The National Anti-Profiteering Authority (NAA) said Johnson & Johnson Pvt Ltd (J&J) profiteered from reduction in rates under the goods and services tax (GST), denying the benefit of lower rates to consumers. The profiteered amount stood at Rs230 crore, according to an order dated 23 December 2019.
The Director General of Anti-Profiteering had filed an application against J&J in the matter.
“It is evident from the facts that the respondent (J&J) has denied the benefit of tax reduction to the customers in contravention of the provisions of section 171(1) of the CGST (Central GST) Act, 2017, and has thus, profiteered as per the explanation attached to section 171 of the above Act,” the order said.
“Therefore, he (J&J) is liable for imposition of penalty under section 171(3A) of the CGST Act,” it added.
The authority, in its order, directed J&J to reduce prices of its products and asked the company to deposit Rs230 crore in consumer welfare funds (CWFs) of the central and state governments.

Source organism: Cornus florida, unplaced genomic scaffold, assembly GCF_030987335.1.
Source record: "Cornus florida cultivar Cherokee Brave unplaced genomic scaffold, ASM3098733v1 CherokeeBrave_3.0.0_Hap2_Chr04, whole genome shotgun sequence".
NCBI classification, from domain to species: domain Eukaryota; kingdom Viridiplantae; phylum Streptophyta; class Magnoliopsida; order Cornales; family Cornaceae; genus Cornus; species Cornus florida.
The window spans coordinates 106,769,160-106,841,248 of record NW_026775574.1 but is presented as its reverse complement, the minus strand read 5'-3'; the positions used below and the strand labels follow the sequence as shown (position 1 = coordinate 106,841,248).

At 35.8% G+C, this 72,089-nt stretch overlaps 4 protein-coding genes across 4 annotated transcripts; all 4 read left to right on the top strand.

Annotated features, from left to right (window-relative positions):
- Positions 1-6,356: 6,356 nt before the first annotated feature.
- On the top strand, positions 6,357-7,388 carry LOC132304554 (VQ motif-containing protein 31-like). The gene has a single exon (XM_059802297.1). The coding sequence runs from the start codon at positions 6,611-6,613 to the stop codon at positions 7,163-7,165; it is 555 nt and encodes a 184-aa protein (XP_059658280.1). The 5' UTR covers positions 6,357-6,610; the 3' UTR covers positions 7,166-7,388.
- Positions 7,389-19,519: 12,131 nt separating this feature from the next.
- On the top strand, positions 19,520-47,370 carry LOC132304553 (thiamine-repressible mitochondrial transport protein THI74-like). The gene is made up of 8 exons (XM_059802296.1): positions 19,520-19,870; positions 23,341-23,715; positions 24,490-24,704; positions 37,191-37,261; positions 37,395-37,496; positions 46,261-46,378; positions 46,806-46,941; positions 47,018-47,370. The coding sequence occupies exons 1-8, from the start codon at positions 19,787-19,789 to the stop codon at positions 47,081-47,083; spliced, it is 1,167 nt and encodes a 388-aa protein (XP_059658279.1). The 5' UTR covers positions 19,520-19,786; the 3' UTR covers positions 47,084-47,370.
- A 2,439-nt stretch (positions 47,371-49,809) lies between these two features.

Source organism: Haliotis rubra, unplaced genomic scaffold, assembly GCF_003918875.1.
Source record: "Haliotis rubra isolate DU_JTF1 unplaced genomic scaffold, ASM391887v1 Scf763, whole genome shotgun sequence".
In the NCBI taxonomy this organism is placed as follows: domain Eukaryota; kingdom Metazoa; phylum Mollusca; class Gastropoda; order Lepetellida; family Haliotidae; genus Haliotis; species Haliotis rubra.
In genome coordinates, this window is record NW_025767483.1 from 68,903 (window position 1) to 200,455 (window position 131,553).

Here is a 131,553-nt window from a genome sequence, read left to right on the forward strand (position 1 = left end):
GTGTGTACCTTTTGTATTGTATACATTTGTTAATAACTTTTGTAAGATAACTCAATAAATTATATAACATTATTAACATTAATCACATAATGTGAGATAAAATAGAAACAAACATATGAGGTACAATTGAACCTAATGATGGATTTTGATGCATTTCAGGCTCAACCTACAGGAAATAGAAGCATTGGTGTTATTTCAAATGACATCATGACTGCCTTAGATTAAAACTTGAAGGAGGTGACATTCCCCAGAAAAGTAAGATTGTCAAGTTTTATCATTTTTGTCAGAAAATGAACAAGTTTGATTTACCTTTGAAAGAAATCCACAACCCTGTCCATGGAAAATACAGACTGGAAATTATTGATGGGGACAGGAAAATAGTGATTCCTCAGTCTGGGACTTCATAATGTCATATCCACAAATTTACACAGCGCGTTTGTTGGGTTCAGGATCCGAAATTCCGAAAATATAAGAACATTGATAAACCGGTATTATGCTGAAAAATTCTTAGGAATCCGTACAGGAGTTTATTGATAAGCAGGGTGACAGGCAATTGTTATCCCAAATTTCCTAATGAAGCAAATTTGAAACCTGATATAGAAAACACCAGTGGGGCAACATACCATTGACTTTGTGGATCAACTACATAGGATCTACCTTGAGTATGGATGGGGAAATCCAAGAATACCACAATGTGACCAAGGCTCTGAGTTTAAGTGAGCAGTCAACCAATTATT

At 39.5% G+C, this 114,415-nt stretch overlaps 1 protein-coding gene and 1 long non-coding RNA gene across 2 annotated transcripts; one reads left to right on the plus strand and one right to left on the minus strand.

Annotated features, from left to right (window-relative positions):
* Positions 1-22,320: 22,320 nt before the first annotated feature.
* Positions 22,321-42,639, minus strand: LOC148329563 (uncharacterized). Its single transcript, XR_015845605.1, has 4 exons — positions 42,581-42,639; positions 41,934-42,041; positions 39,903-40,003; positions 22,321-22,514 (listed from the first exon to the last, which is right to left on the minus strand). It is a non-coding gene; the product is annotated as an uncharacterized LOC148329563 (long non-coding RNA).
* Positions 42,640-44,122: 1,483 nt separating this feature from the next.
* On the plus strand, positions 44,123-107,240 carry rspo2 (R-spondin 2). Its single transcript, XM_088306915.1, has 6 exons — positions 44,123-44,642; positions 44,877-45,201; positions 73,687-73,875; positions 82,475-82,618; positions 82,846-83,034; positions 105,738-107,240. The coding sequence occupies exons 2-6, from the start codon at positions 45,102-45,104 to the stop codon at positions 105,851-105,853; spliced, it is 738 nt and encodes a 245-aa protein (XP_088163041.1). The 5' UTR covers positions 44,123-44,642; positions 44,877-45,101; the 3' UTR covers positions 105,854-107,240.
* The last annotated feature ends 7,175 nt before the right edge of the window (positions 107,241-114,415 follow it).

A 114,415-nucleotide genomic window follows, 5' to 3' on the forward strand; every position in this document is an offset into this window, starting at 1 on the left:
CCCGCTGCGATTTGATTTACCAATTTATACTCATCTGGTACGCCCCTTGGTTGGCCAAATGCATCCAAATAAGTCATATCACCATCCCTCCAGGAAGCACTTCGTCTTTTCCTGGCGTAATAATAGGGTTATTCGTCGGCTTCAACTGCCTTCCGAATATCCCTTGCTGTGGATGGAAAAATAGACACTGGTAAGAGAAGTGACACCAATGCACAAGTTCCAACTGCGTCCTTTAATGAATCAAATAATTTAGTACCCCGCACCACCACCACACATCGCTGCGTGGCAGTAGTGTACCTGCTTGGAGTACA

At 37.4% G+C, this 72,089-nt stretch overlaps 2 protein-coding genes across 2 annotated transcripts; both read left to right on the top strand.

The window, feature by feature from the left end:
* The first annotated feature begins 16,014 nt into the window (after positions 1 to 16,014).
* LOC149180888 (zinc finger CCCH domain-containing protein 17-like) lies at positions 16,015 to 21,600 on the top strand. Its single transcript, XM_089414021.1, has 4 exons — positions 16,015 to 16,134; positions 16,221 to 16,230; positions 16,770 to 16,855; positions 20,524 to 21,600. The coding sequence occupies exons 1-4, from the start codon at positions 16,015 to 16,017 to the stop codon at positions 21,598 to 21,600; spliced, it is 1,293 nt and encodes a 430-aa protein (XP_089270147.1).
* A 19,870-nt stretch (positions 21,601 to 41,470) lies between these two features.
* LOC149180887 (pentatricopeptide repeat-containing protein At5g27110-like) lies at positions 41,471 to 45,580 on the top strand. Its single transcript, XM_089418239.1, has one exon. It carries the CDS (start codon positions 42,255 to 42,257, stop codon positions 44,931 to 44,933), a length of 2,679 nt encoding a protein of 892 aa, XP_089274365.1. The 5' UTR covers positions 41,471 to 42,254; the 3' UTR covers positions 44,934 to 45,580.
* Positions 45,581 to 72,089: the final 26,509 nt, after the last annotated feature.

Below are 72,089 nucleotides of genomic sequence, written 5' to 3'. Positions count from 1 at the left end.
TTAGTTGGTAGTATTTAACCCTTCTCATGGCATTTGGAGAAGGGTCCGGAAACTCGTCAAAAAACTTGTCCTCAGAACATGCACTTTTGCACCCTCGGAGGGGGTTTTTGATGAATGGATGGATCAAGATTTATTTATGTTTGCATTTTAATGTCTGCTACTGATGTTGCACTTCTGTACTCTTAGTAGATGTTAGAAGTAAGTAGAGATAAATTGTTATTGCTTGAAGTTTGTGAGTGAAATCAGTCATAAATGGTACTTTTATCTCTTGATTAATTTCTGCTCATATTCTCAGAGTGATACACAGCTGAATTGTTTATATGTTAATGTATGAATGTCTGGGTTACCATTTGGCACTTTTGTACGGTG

“…18% interest payable from the dates from which the above amount was realised by the respondent (J&J) from his recipients till the date of its deposits,” the authority said in its order.
J&J will have to deposit Rs230 crore to CWFs of the centre and state governments within three months from the date of passage of the order. In case the company fails to do so, commissioners under the central GST and state GST will recover the amount, said NAA, the quasi-judicial authority of the GST structure.
Himachal Pradesh, Punjab, Uttarakhand, Haryana, Delhi, Rajasthan, Uttar Pradesh, Assam, Bihar, West Bengal, Jharkhand, Odisha will receive deposits above Rs1 crore in their state CWFs.
In 2017, the government had introduced an anti-profiteering clause to ensure businesses transfer the benefit of the tax credit to consumers by making products cheaper.
The framework of the body comprises a standing committee, screening committees in every state as well as the Directorate General of Safeguards, now renamed as Director General Anti-Profiteering.
If consumers feel that the benefit of a rate cut is not being passed on to them, they can approach the state’s screening committee for relief.